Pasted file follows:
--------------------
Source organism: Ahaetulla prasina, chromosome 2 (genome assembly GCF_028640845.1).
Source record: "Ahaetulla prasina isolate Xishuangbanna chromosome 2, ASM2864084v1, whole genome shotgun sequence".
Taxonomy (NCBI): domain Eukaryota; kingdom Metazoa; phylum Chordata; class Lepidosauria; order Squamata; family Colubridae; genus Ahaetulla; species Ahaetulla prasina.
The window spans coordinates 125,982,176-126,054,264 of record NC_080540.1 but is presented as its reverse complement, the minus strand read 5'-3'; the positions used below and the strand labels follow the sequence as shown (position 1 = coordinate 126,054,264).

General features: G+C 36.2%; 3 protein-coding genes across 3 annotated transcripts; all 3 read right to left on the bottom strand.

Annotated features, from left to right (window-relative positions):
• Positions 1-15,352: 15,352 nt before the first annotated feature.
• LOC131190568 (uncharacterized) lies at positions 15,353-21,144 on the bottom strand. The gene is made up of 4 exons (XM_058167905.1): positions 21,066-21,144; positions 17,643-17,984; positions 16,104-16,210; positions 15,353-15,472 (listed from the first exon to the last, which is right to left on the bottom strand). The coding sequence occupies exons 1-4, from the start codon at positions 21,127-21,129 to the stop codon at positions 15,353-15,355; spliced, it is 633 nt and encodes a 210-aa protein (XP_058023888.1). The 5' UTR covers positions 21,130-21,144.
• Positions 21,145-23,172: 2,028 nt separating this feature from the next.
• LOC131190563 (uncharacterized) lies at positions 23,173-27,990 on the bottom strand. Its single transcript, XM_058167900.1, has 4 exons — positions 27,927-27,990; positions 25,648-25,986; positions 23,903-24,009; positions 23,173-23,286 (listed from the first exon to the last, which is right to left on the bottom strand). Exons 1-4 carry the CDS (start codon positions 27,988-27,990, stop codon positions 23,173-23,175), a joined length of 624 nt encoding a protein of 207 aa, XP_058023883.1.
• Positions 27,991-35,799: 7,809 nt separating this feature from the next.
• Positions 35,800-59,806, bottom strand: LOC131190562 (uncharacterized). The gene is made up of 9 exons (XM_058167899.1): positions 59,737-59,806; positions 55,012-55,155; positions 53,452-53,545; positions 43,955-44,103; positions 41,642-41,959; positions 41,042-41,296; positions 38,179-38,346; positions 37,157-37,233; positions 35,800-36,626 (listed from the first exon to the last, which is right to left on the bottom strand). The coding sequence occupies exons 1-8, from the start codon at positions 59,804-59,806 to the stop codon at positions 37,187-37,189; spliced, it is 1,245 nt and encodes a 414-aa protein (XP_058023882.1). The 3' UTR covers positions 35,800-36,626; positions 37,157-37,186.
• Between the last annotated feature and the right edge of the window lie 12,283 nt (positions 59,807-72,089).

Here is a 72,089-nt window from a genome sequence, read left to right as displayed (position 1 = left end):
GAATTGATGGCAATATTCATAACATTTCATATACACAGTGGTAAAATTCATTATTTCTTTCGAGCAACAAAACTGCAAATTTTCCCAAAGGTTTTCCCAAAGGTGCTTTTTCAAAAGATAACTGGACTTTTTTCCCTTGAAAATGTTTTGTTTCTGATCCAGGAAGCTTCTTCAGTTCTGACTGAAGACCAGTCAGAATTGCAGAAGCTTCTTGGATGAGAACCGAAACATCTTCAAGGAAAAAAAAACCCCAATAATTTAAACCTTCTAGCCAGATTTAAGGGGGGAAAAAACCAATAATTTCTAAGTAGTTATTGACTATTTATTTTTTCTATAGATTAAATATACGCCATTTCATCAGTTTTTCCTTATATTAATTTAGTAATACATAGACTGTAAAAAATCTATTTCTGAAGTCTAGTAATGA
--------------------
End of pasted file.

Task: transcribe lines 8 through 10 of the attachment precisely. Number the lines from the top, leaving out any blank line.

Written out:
• LOC131190568 (uncharacterized) lies at positions 15,353-21,144 on the bottom strand. The gene is made up of 4 exons (XM_058167905.1): positions 21,066-21,144; positions 17,643-17,984; positions 16,104-16,210; positions 15,353-15,472 (listed from the first exon to the last, which is right to left on the bottom strand). The coding sequence occupies exons 1-4, from the start codon at positions 21,127-21,129 to the stop codon at positions 15,353-15,355; spliced, it is 633 nt and encodes a 210-aa protein (XP_058023888.1). The 5' UTR covers positions 21,130-21,144.
• Positions 21,145-23,172: 2,028 nt separating this feature from the next.
• LOC131190563 (uncharacterized) lies at positions 23,173-27,990 on the bottom strand. Its single transcript, XM_058167900.1, has 4 exons — positions 27,927-27,990; positions 25,648-25,986; positions 23,903-24,009; positions 23,173-23,286 (listed from the first exon to the last, which is right to left on the bottom strand). Exons 1-4 carry the CDS (start codon positions 27,988-27,990, stop codon positions 23,173-23,175), a joined length of 624 nt encoding a protein of 207 aa, XP_058023883.1.